In early February 2011, just after our second issue launched, I moved to San Francisco to be closer to my cofounder, Anne. And because I just had a feeling about that city. It’s a good thing I did, because exactly 31 days after landing in the City by the Bay I met Andrew, the man who would later become my husband and father of my children. By our fourth issue, the New York Times had written us up in a four-page piece titled, The Thriving (Online) Shelter Magazine Industry, where they profiled four online magazines: Lonny, High Gloss, Matchbook, and Rue. Two have since folded, the other was sold, and Rue still stands as it did then. I’ll never forget sitting in a New York City cafe with the NYT journalist chatting over a cup of coffee. I learned my first lesson in interviewing then: anything you say can and will be taken out of context. He extracted the moment I innocently said, “everyone and their mom has a blog” and made it read like a dig.

Following the NYT article there was quite a flurry of talk in the blogosphere, pitting the founders of the four magazines against each other. For the record, I am friends with the founders of all three magazines. We email, we talk on the phone, and we go out to dinner when we’re in the same city at the same time.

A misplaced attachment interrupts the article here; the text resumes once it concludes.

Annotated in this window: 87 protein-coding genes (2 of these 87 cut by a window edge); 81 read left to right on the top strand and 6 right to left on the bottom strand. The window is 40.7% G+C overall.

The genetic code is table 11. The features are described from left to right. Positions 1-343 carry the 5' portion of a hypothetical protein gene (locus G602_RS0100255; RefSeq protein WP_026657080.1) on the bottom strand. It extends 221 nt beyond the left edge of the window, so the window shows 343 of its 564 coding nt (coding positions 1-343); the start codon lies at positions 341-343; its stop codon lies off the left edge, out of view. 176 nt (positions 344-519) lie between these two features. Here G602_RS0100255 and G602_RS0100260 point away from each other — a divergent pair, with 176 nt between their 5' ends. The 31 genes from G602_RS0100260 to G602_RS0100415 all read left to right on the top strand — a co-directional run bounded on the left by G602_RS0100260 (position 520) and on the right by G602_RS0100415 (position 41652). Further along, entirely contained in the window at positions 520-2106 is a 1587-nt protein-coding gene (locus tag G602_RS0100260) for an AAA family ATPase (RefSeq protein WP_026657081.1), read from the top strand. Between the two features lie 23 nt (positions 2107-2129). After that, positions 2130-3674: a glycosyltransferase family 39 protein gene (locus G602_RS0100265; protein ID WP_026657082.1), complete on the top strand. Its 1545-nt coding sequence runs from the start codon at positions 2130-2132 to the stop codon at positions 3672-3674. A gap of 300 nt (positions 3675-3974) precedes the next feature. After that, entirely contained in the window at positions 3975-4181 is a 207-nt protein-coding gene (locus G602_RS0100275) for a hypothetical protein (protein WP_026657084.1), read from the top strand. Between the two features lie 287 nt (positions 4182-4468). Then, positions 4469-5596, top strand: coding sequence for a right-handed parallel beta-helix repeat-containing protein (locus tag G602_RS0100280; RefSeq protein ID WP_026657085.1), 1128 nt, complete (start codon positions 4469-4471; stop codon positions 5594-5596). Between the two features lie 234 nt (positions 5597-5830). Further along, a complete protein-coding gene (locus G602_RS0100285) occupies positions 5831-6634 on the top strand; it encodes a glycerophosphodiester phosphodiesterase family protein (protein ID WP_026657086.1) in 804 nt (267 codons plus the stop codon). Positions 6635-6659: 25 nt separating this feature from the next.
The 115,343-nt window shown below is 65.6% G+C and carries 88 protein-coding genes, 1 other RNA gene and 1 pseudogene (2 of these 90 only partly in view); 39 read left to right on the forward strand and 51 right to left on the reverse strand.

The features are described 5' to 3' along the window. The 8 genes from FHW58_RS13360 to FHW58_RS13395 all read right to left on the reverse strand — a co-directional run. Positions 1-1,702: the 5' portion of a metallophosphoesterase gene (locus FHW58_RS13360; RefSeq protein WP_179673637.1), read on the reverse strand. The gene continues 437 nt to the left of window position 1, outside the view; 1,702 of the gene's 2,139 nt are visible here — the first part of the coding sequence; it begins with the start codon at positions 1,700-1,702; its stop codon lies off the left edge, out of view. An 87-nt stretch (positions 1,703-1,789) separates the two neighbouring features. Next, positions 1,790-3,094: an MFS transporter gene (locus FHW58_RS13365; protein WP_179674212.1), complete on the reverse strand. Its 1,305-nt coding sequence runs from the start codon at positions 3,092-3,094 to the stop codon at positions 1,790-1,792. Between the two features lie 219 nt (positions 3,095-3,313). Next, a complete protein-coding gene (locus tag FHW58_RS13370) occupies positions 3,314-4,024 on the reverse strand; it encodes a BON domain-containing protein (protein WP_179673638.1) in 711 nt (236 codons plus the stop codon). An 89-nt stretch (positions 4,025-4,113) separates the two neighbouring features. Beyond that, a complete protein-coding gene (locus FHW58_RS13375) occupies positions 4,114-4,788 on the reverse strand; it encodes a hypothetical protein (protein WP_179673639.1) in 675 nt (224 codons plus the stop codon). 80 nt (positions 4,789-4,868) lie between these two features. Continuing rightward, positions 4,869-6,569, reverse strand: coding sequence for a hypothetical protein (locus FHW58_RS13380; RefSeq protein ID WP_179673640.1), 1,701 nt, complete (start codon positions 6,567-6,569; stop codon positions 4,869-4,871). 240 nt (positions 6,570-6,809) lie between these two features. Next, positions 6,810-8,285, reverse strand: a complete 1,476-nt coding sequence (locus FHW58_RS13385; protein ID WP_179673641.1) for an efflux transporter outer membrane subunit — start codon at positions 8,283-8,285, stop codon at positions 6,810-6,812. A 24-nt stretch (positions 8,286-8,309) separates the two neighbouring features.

Shortly after the NYT article, I really started to feel the pressures of owning and leading a growing entity. On the inside, I had a complex business to run. On the outside, I had a fun magazine and a lot of success: Rue was a respected website, I was able to support myself financially in an expensive city, and the team even got to model for Gap. But at the end of the day, I was a twenty-something with a lot on my plate and fatigue set in. The high of the rise was now replaced with the stress of, “what next?” Some of the team was also experiencing great growth with their own personal blogs right around this time, and little by little that took precedent in their life, and understandably so. In my personal life, I was falling in love with Andrew and being pulled in a new direction, and I struggled with the ever-elusive work life balance.